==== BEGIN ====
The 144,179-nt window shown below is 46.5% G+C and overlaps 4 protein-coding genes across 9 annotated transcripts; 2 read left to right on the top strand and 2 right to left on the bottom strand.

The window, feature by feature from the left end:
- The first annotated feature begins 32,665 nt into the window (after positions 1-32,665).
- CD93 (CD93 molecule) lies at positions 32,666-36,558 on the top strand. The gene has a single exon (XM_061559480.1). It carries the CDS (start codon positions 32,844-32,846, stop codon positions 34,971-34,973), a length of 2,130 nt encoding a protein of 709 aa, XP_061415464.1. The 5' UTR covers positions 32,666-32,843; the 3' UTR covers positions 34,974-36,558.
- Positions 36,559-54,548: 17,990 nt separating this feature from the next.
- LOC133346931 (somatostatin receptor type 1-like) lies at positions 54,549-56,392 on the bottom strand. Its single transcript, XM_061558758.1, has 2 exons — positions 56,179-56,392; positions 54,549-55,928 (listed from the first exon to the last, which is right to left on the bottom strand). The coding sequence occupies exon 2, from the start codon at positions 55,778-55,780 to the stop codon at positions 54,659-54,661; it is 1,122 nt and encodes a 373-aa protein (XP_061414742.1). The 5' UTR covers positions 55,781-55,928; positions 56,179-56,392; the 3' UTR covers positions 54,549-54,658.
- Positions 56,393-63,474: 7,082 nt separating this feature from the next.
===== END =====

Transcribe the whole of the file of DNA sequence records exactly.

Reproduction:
The 144,179-nt window shown below is 46.5% G+C and overlaps 4 protein-coding genes across 9 annotated transcripts; 2 read left to right on the top strand and 2 right to left on the bottom strand.

The window, feature by feature from the left end:
- The first annotated feature begins 32,665 nt into the window (after positions 1-32,665).
- CD93 (CD93 molecule) lies at positions 32,666-36,558 on the top strand. The gene has a single exon (XM_061559480.1). It carries the CDS (start codon positions 32,844-32,846, stop codon positions 34,971-34,973), a length of 2,130 nt encoding a protein of 709 aa, XP_061415464.1. The 5' UTR covers positions 32,666-32,843; the 3' UTR covers positions 34,974-36,558.
- Positions 36,559-54,548: 17,990 nt separating this feature from the next.
- LOC133346931 (somatostatin receptor type 1-like) lies at positions 54,549-56,392 on the bottom strand. Its single transcript, XM_061558758.1, has 2 exons — positions 56,179-56,392; positions 54,549-55,928 (listed from the first exon to the last, which is right to left on the bottom strand). The coding sequence occupies exon 2, from the start codon at positions 55,778-55,780 to the stop codon at positions 54,659-54,661; it is 1,122 nt and encodes a 373-aa protein (XP_061414742.1). The 5' UTR covers positions 55,781-55,928; positions 56,179-56,392; the 3' UTR covers positions 54,549-54,658.
- Positions 56,393-63,474: 7,082 nt separating this feature from the next.